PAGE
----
Philip Rivers is making the natives restless in San Diego and across Charger Nation.
As one of those natives living in Tucson, Ariz., I can understand their anxiety, but I am here to offer some solace.
After suffering through several mediocre quarterbacks in the late '80s and '90s and the worst quarterback of all time in Ryan Leaf from 1998-2000, the Chargers finally caught a break drafting Drew Brees out of Purdue in 2001. After struggling in his first two years, the Chargers were looking to get rid of Brees and drafted Rivers in 2004.
Brees felt the heat and led the Chargers to a 12-4 season, won Comeback Player of the Year and was selected to the Pro Bowl. Brees became a free agent and was then designated a franchise player heading into the 2005 season. No team wanted to give up two first-round draft picks for the quarterback, and Brees started for the Chargers as the rookie Rivers looked on.
The final game of the 2005 season saw Brees injured with a torn labrum that required offseason surgery. Although the Chargers offered him a five-year, $50 million contract, Brees knew that Rivers would be the team's starter in the future, so he explored his options and signed with the New Orleans Saints.
Rivers' career began in earnest, starting the first game in 2006 and he has been the only starting quarterback for the past seven years. Rivers led the Chargers to four straight division championships and three 10-plus win seasons with his accurate passing and 105 touchdowns to only 35 interceptions.
The Chargers have missed the playoffs the past two years, finishing second in the AFC West with nine and eight wins, respectively. His touchdown-to-interception ratio over that time dropped to 57-to-33, including 20 interceptions last year and eight multiple interception games.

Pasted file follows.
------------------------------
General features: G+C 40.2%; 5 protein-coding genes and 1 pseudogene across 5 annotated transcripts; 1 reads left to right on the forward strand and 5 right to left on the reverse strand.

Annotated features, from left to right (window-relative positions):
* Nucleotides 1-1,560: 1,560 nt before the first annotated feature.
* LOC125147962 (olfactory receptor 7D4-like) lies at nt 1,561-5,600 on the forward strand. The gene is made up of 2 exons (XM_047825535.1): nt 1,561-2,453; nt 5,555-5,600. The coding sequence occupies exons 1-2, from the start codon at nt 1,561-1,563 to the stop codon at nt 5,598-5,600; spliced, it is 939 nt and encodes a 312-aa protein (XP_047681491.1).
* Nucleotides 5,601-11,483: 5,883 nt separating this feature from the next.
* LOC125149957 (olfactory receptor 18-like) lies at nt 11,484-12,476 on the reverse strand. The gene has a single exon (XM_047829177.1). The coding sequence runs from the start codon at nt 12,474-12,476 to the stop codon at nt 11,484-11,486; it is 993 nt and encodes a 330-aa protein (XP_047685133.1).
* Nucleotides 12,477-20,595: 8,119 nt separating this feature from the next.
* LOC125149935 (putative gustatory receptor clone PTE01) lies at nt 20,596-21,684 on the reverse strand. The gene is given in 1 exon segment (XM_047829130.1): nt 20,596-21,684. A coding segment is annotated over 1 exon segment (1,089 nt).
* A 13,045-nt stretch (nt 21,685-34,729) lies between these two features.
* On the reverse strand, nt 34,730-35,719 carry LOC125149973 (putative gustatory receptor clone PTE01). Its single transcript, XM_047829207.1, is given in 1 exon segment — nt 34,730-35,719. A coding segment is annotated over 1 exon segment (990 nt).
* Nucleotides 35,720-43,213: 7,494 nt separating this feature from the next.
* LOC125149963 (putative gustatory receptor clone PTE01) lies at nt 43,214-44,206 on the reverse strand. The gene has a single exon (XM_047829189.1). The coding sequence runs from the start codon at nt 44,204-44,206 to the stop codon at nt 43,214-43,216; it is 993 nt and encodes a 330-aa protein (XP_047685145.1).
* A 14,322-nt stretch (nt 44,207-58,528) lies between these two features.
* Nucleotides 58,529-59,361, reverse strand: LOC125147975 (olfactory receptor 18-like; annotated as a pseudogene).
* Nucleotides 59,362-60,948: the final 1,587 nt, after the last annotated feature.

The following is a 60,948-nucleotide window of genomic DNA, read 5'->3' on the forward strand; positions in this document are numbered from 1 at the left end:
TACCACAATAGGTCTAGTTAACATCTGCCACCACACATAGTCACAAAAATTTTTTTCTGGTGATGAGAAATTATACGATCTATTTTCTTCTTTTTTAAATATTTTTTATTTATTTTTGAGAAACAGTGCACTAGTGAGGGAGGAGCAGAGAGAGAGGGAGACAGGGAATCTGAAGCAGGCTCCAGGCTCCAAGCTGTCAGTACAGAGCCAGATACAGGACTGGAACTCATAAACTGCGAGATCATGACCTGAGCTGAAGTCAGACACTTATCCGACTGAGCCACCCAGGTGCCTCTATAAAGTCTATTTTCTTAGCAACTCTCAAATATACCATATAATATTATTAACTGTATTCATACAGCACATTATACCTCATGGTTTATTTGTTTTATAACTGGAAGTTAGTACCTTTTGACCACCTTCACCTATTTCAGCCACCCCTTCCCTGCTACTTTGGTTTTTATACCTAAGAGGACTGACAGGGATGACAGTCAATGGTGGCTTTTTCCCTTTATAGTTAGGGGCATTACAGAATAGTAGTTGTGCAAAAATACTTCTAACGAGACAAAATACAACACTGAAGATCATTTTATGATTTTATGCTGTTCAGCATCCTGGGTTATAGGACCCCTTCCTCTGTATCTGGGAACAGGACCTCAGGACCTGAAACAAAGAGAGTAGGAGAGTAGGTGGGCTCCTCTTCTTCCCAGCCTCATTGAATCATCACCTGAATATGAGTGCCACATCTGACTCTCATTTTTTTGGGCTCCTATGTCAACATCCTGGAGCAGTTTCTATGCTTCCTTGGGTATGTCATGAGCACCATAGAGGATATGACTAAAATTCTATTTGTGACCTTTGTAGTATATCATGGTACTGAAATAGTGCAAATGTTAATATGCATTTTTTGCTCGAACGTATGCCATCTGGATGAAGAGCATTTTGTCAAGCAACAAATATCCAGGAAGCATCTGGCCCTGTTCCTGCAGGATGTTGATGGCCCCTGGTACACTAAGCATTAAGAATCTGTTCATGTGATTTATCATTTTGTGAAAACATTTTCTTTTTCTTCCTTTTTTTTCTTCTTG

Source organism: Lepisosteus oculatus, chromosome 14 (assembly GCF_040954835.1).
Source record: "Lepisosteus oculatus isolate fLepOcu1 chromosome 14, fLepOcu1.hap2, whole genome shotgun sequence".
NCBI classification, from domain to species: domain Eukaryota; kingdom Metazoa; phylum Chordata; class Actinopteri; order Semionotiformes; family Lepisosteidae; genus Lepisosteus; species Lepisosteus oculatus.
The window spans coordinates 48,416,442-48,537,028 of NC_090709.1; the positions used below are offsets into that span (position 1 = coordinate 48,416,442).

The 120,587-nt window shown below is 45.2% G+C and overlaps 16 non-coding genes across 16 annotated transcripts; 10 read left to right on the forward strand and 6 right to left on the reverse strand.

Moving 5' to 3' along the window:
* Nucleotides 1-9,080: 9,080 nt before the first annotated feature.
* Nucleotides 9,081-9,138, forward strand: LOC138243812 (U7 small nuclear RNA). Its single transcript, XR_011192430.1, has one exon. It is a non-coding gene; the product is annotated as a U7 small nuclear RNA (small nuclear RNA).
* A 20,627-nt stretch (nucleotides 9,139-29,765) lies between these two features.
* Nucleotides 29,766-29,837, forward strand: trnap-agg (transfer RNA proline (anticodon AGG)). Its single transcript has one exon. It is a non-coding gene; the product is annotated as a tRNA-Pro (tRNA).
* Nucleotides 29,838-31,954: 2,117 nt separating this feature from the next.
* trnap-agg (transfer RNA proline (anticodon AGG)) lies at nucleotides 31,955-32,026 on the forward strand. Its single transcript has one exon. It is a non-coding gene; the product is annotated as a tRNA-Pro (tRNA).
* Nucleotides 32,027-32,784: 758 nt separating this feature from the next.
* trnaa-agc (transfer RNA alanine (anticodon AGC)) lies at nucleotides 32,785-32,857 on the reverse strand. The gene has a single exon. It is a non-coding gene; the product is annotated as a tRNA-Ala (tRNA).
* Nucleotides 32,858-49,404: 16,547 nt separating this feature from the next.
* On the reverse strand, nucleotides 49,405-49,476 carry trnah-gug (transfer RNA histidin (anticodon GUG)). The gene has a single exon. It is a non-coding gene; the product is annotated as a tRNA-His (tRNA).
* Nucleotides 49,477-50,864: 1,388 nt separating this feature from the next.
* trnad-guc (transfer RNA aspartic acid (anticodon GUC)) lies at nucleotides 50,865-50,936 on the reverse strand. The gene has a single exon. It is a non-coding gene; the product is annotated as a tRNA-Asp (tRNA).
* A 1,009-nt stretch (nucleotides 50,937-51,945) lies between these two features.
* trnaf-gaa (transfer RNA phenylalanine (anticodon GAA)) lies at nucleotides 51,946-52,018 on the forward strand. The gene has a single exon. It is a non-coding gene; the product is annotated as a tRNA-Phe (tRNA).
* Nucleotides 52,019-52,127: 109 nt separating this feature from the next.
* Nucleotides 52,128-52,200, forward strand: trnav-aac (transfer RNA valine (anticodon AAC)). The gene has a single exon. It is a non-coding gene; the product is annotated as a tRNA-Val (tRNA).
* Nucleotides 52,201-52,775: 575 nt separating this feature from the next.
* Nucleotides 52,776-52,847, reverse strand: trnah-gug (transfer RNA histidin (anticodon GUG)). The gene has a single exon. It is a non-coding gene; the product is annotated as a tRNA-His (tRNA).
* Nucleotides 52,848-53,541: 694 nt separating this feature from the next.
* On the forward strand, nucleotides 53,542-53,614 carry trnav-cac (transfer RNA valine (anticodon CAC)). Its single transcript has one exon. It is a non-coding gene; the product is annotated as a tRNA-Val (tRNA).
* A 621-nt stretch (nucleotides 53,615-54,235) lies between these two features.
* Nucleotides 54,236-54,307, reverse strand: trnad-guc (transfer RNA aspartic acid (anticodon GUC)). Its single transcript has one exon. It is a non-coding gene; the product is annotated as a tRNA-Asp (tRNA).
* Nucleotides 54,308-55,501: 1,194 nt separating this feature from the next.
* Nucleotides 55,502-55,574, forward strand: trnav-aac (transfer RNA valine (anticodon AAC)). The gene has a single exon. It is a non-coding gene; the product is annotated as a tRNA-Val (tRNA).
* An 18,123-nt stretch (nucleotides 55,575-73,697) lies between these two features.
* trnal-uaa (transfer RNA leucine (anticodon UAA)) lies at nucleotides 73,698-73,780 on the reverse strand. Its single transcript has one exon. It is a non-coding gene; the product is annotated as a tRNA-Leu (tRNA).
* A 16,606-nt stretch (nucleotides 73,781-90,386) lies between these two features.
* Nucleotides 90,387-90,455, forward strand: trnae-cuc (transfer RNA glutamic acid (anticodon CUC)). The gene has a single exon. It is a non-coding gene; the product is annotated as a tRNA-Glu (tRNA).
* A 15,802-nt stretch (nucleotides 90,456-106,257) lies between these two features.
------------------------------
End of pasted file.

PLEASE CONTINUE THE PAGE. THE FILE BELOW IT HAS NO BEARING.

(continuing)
Where Do You Think The Chargers Will Finish This Sesaon?
Through nine games this year, Rivers has already thrown 12 interceptions to his 15 touchdowns, including four multiple interception games. He has been a case study in the necessity of playing all four quarters. He has thrown 12 touchdowns and only five picks in the first half versus three touchdowns and seven interceptions in the second half—six of them in the crucial final minutes of the game.
After reading all these atrocious numbers, here is the good news. Rivers will bounce back this weekend in the Mile High City and exact revenge on the division-leading Broncos and pull within a game of Denver in the AFC West.
If history proves to be true, Rivers always bounces back toward the end of the season after winning four of the last five games in 2011 with an 11-to-3 touchdown to interception ratio over that stretch. The year prior saw Rivers win seven of the final nine games with a 15-to-6 touchdown to interception ratio.
Fret not inhabitants of Bolt Nation, Rivers' midseason slump is over, and the 2012-13 season isn't over yet. For the final seven games of the season, the Chargers are home four times and travel three times to Denver, Pittsburgh and New York to take on the Jets.
If the Chargers can win at Mile High this weekend, this will surely give them the necessary momentum needed to host the AFC North-leading Baltimore Ravens. The Ravens' defense is legendary, and Rivers will need to curtail his mistakes if they expect to pull out the victory at home.
The final five games of the season have the Chargers facing only one team over .500; the 5-3 Pittsburgh Steelers, who are currently 0-2 against the AFC West.
Rivers is a dangerous quarterback who can strike early and often. He just needs to remember not to force bad plays that lead to interceptions or worse yet, defensive touchdowns. I have faith in the "Mouth from the South" and look forward to many more years of him guiding the ship and leading the Chargers to victory in the future, regardless of who they have for a head coach. Maybe Marty Schottenheimer is willing to come back.
I see the Chargers finishing the season 10-6, tied with the Broncos and securing the wild-card spot with a tiebreaker over the Pittsburgh Steelers. Call me crazy, call me deluded, call me what you will, but don't forget to call me after my prediction comes true.